After Dorothy passed away a few years ago, I could only imagine how Earl must have felt. I frequently thought of him being this old man alone in his house. I thought it might be a good idea to take a more active role in our friendship and I started dropping in on him from time to time.
Whenever I entered Earl’s house he was always very gracious and welcoming. He would invite me to sit down with him in his living room and listen to his prized county music collection on his stereo system. I sat quietly and listened as he would lean back in his recliner and reminisce about his earlier years. As each song came on, it seemed to jog his memory and unlock another story from his past.
Earl’s health deteriorated as time went on and it became very hard for him to walk and get around. I started seeing him less and less around the community. When I did, he would be in a scooter or using his walker. He eventually had to hire a caretaker to drop in on him several times a day and tend to his needs. If I hadn’t visited him for a while, I could always count on a phone call for a friendly chat and a reminder that “You’ve been making yourself pretty scarce lately.”
Earl was always very hospitable. He insisted on walking me to the front door when I would leave. I knew it was hard for him to get out of his chair and wrangle his walker around in order to walk me out, but he always insisted, no matter how many times I said that “I could let myself out.”
Earl also had a great sense of humor. One time after walking out the front door, I started to walk around the corner of his house. I then realized that I had driven there, instead of walking like I sometimes did and that my pickup was parked in front. I turned around and started walking back to my truck. Just as I was reaching for the door handle, Earl’s voice bellowed from his front step.
“That’s how it starts Spud.” He hollered as he stood in the front doorway with that deadpan look of his. “Take it from me, that’s how it starts.”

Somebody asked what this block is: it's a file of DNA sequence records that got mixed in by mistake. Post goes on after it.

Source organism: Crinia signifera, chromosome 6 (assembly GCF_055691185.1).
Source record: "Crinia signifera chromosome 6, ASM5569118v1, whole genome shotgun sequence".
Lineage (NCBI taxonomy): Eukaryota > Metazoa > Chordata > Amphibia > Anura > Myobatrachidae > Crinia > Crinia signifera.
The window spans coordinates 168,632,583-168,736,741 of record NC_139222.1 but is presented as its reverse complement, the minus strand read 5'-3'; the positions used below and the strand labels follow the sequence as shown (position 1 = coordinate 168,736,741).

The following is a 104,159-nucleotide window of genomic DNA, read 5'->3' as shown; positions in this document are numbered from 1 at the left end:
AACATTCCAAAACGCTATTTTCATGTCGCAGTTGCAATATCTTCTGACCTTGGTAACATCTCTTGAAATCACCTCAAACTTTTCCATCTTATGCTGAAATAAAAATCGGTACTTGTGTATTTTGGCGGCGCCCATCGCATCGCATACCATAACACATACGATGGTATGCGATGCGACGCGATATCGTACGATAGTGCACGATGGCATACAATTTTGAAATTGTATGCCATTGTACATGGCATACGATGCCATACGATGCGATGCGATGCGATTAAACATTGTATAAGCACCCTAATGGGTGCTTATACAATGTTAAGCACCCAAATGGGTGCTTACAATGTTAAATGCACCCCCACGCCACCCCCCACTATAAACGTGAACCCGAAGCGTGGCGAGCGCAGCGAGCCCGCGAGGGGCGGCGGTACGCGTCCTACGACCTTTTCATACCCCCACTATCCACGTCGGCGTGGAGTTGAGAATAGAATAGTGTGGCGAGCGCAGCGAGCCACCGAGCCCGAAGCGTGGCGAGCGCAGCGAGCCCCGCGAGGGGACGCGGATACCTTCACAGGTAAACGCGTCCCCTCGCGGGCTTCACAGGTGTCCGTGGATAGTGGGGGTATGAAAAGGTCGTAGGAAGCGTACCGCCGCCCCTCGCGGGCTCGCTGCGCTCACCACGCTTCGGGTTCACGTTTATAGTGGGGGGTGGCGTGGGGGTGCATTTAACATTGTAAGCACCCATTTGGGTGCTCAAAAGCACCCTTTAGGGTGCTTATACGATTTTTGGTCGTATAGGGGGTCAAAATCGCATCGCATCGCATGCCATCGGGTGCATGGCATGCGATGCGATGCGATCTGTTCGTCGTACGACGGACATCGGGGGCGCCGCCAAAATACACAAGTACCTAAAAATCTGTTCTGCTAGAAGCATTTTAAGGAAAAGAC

I visited Earl just before we left for Idaho this past spring.
“We’re going back to Idaho for the summer in a few days Earl.” I said. “We’ll see you in the fall when we come back.”
He turned his head and looked at me with his crooked smile. “You have a great summer.” He got up out of his recliner with great difficulty and leaning on his walker he extended his hand. “I appreciate all that you do for me.”
I shook his hand and said goodbye.
That was the last time I saw him.
I was back home in Idaho when I got word from his caretaker that Earl had passed away in his sleep about a week later.
When I retired and moved to Arizona, I thought that it was all going to be about me; golfing, movies, trips. I selfishly thought that now, finally, I could do all the things I’ve always wanted to do, but never had the time.
I was wrong!
I was shocked when I would encounter someone in Las Palmas who would tell me that they had just run into Earl and he said that I was his best friend. When I heard this it made me humble and honored beyond words.
I didn’t realize it at the time, but my moments spent with Earl were like being in a classroom. Earl was teaching me about friendship. He was teaching me about loyalty. He was teaching me about humility. He was teaching me about respect. The lessons that I learned from Earl will last for a lifetime.
What I’m realizing about retirement is that it isn’t all about me.
It’s about everyone else!